Nidhi Prakash | April 21, 2015
An NYU Langone Medical Center study testing the use of a controversial heroin addiction treatment to prevent relapses in Rikers Island inmates has prompted concern from some advocates and analysts who worry that use of the drug could in some cases have fatal consequences.
The study examined the effectiveness of Vivitrol, or naltrexone—a drug already approved for use in the general population—in treating inmates who were about to be released. It involved 34 inmates, half of whom were given a combination of Vivitrol and counseling. The other half was given no treatment. After eight weeks, 88 percent of the inmates who received no treatment relapsed, compared to 38 percent of those given Vivitrol and counseling.
“We have a big big problem and we don’t really have a handle on it in terms of treatment or public health response. [It’s] a molecule that’s been in development since the 1970s. It’s just taken a long time,” said Joshua Lee, one of the lead researchers.
The concerns about the study stem from the idea that Vivitrol increases the potential for overdose because, unlike methadone or buprenorphine, it makes it impossible for a user to feel the effects of heroin, drastically lowering their tolerance. As a result, if addicts do relapse, they are more likely to take a dose of heroin their system cannot handle. If methadone or buprenorphine are used correctly, the person gets the same dose of the opioid-like drug at regular intervals, allowing them to function without giving them a high.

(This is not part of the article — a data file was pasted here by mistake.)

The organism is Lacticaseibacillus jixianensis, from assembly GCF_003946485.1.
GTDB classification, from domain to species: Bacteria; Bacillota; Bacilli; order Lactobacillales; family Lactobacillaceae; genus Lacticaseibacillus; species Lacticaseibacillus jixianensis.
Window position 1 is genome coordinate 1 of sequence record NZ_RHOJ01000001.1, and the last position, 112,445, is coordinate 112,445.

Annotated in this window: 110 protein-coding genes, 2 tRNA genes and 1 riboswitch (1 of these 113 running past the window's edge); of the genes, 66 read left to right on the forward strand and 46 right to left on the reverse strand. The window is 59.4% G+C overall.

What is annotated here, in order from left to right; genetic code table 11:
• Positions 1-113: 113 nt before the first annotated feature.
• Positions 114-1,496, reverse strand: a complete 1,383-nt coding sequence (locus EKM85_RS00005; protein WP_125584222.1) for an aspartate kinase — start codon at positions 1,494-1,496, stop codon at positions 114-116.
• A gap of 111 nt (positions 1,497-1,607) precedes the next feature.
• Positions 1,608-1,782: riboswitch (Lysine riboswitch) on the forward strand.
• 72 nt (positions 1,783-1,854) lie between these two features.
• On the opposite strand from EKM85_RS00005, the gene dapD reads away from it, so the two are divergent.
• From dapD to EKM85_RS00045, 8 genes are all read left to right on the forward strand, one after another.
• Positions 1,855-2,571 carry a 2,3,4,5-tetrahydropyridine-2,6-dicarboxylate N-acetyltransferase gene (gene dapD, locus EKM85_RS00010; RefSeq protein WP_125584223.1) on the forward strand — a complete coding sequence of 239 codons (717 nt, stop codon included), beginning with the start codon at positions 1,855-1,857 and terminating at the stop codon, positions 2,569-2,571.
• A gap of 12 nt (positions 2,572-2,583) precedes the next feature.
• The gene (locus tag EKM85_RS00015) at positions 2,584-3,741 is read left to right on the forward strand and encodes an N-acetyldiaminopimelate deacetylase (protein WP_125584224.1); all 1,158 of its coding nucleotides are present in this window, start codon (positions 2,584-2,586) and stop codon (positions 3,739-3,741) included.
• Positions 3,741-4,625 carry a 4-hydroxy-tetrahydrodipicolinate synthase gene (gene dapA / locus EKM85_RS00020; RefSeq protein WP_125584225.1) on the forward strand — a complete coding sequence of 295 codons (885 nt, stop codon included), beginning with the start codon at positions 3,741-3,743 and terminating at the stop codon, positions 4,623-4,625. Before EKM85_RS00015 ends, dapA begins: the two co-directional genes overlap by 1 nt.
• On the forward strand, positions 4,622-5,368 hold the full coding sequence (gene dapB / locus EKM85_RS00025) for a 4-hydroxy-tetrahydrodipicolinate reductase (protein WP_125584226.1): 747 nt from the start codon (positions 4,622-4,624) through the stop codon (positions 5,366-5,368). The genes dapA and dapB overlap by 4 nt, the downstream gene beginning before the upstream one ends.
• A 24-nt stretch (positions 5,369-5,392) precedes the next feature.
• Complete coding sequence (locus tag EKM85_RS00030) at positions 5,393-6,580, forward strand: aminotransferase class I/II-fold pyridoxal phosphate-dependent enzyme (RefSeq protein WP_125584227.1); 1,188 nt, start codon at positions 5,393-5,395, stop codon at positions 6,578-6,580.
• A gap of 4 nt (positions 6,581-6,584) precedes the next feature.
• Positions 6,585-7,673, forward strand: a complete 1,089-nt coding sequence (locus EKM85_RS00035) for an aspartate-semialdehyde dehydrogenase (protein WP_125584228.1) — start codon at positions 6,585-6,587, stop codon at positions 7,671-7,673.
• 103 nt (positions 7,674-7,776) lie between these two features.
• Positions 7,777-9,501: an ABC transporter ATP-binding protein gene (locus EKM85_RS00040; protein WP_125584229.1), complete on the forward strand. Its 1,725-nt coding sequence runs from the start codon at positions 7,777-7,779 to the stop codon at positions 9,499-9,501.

The study concludes, “Extended-release naltrexone is associated with significantly lower rates of opioid relapse among men in the United States following release from jail when compared with a no medication treatment-as-usual condition.”
Some analysts warned against drawing meaningful conclusions from the NYU Langone study because it is limited in its scope—with a small sample size and time frame.
“They made a declaration that Vivitrol is a viable treatment in the U.S. with men who are incarcerated and coming out of jail and I thought, wow, that is a huge statement for a small study where the difference between the two arms was not that great, although statistically significant,” said Holly Catania, an independent drug policy analyst, who has worked in the area of heroin relapse prevention since the late 90s.
“The politics is really that there are still a lot of people out there that are under this belief that methadone and bupernorphine are perpetuating drug use [and] that it’s somehow bad. But that’s certainly not backed up by medical evidence,” said Matt Curtis, policy director at advocacy group VOCAL NY, who said medications like Vivitrol could pose a threat to members of his organization—most of whom have been impacted by drug addiction in one way or another.
Curtis said that while researchers should be looking at all possible ways of combating heroin relapses, methadone and bupernorphine are proven and affordable treatments already available.